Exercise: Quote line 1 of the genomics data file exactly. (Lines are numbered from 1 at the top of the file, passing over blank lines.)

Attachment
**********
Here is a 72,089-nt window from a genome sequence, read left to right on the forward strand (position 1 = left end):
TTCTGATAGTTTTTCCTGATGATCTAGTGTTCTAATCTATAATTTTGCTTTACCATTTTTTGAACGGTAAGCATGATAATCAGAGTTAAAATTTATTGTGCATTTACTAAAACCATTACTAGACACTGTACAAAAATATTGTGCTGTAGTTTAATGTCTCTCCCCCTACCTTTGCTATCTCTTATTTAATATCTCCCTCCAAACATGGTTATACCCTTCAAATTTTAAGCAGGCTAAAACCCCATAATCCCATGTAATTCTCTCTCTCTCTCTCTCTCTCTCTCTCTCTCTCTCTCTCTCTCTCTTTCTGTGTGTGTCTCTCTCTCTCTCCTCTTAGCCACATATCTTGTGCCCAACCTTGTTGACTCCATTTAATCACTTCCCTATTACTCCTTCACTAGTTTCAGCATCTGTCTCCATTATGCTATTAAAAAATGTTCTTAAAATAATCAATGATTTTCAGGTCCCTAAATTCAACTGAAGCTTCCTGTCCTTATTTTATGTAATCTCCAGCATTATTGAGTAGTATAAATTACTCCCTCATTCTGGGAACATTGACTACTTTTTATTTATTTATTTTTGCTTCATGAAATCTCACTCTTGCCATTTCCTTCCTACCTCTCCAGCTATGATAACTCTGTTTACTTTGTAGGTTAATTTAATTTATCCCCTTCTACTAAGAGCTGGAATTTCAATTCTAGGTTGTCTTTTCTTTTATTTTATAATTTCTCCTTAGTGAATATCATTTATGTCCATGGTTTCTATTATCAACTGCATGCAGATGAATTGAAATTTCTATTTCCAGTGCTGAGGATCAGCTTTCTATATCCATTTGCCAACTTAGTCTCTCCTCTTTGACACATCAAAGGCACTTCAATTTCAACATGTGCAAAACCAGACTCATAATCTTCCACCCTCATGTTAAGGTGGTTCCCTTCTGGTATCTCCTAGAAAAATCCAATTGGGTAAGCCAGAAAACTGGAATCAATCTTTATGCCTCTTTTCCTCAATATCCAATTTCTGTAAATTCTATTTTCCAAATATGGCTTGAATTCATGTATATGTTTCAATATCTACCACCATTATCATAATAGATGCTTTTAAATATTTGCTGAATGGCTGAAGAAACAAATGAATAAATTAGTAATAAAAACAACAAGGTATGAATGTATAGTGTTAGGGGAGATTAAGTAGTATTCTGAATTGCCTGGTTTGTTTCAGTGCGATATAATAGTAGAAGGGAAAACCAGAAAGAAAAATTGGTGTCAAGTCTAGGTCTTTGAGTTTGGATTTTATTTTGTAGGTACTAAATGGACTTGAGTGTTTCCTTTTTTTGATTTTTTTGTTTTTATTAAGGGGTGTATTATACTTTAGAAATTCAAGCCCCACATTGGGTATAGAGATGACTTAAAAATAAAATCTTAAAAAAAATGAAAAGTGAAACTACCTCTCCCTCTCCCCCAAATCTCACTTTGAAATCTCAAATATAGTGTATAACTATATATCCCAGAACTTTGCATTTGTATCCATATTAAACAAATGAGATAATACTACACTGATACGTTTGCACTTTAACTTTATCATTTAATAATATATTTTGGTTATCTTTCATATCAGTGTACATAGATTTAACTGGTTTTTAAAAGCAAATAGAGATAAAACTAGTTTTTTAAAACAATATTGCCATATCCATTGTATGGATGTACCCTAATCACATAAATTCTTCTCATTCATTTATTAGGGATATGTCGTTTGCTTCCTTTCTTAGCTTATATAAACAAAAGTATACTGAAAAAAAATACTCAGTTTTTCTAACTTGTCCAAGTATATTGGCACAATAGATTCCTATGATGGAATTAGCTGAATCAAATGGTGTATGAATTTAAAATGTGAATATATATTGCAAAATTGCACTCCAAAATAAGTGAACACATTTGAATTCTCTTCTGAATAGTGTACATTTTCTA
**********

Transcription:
Here is a 72,089-nt window from a genome sequence, read left to right on the forward strand (position 1 = left end):